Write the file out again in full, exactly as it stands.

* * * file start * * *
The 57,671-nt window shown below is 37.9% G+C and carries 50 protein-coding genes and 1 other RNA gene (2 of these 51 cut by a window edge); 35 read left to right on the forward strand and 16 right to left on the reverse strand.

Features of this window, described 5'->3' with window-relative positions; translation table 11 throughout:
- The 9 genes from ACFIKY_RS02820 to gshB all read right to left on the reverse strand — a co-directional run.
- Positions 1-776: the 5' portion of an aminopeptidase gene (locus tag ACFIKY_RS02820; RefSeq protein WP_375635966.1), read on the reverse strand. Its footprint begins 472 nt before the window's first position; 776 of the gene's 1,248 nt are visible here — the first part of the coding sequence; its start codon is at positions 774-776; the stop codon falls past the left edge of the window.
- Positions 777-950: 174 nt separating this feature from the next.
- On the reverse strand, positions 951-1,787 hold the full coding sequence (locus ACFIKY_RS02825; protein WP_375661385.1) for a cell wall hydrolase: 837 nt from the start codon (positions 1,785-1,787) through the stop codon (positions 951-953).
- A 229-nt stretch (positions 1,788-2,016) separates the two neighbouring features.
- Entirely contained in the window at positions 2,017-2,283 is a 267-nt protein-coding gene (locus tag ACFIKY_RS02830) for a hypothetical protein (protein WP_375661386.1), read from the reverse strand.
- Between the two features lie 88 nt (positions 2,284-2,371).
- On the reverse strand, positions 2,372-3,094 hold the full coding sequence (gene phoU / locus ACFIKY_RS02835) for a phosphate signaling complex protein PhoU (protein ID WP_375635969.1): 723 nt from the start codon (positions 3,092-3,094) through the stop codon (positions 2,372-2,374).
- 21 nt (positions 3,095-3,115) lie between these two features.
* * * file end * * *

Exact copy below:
The 57,671-nt window shown below is 37.9% G+C and carries 50 protein-coding genes and 1 other RNA gene (2 of these 51 cut by a window edge); 35 read left to right on the forward strand and 16 right to left on the reverse strand.

Features of this window, described 5'->3' with window-relative positions; translation table 11 throughout:
- The 9 genes from ACFIKY_RS02820 to gshB all read right to left on the reverse strand — a co-directional run.
- Positions 1-776: the 5' portion of an aminopeptidase gene (locus tag ACFIKY_RS02820; RefSeq protein WP_375635966.1), read on the reverse strand. Its footprint begins 472 nt before the window's first position; 776 of the gene's 1,248 nt are visible here — the first part of the coding sequence; its start codon is at positions 774-776; the stop codon falls past the left edge of the window.
- Positions 777-950: 174 nt separating this feature from the next.
- On the reverse strand, positions 951-1,787 hold the full coding sequence (locus ACFIKY_RS02825; protein WP_375661385.1) for a cell wall hydrolase: 837 nt from the start codon (positions 1,785-1,787) through the stop codon (positions 951-953).
- A 229-nt stretch (positions 1,788-2,016) separates the two neighbouring features.
- Entirely contained in the window at positions 2,017-2,283 is a 267-nt protein-coding gene (locus tag ACFIKY_RS02830) for a hypothetical protein (protein WP_375661386.1), read from the reverse strand.
- Between the two features lie 88 nt (positions 2,284-2,371).
- On the reverse strand, positions 2,372-3,094 hold the full coding sequence (gene phoU / locus ACFIKY_RS02835) for a phosphate signaling complex protein PhoU (protein ID WP_375635969.1): 723 nt from the start codon (positions 3,092-3,094) through the stop codon (positions 2,372-2,374).
- 21 nt (positions 3,095-3,115) lie between these two features.